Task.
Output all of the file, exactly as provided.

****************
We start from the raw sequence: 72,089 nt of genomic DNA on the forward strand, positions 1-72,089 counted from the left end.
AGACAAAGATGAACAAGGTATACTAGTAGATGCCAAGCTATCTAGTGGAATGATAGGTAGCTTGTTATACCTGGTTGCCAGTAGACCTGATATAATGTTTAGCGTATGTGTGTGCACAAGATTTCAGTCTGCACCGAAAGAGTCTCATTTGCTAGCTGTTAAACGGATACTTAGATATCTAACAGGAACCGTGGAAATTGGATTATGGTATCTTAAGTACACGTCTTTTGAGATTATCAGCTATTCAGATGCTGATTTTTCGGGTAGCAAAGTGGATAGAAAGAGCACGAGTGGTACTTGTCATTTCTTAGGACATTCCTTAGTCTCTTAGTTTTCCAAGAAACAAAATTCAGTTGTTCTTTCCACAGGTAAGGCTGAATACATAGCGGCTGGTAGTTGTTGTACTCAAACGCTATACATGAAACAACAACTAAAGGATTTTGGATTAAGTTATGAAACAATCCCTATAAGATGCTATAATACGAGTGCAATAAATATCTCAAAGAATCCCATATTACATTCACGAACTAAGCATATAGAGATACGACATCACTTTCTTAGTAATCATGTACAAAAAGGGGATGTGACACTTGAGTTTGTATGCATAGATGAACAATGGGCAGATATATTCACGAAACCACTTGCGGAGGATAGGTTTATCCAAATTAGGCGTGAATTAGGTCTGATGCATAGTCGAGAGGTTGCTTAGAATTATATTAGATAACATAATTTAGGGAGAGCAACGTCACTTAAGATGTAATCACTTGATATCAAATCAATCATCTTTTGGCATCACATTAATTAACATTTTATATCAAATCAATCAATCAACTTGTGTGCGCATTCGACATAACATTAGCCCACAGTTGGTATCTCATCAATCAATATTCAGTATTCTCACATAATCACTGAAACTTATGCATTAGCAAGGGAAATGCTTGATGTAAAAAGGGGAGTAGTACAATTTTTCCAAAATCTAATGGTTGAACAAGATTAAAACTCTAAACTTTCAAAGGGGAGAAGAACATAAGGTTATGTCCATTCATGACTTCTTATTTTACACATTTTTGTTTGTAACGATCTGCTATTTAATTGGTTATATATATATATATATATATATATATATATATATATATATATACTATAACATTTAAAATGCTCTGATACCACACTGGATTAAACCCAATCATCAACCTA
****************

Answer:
We start from the raw sequence: 72,089 nt of genomic DNA on the forward strand, positions 1-72,089 counted from the left end.
AGACAAAGATGAACAAGGTATACTAGTAGATGCCAAGCTATCTAGTGGAATGATAGGTAGCTTGTTATACCTGGTTGCCAGTAGACCTGATATAATGTTTAGCGTATGTGTGTGCACAAGATTTCAGTCTGCACCGAAAGAGTCTCATTTGCTAGCTGTTAAACGGATACTTAGATATCTAACAGGAACCGTGGAAATTGGATTATGGTATCTTAAGTACACGTCTTTTGAGATTATCAGCTATTCAGATGCTGATTTTTCGGGTAGCAAAGTGGATAGAAAGAGCACGAGTGGTACTTGTCATTTCTTAGGACATTCCTTAGTCTCTTAGTTTTCCAAGAAACAAAATTCAGTTGTTCTTTCCACAGGTAAGGCTGAATACATAGCGGCTGGTAGTTGTTGTACTCAAACGCTATACATGAAACAACAACTAAAGGATTTTGGATTAAGTTATGAAACAATCCCTATAAGATGCTATAATACGAGTGCAATAAATATCTCAAAGAATCCCATATTACATTCACGAACTAAGCATATAGAGATACGACATCACTTTCTTAGTAATCATGTACAAAAAGGGGATGTGACACTTGAGTTTGTATGCATAGATGAACAATGGGCAGATATATTCACGAAACCACTTGCGGAGGATAGGTTTATCCAAATTAGGCGTGAATTAGGTCTGATGCATAGTCGAGAGGTTGCTTAGAATTATATTAGATAACATAATTTAGGGAGAGCAACGTCACTTAAGATGTAATCACTTGATATCAAATCAATCATCTTTTGGCATCACATTAATTAACATTTTATATCAAATCAATCAATCAACTTGTGTGCGCATTCGACATAACATTAGCCCACAGTTGGTATCTCATCAATCAATATTCAGTATTCTCACATAATCACTGAAACTTATGCATTAGCAAGGGAAATGCTTGATGTAAAAAGGGGAGTAGTACAATTTTTCCAAAATCTAATGGTTGAACAAGATTAAAACTCTAAACTTTCAAAGGGGAGAAGAACATAAGGTTATGTCCATTCATGACTTCTTATTTTACACATTTTTGTTTGTAACGATCTGCTATTTAATTGGTTATATATATATATATATATATATATATATATATATATATATATACTATAACATTTAAAATGCTCTGATACCACACTGGATTAAACCCAATCATCAACCTA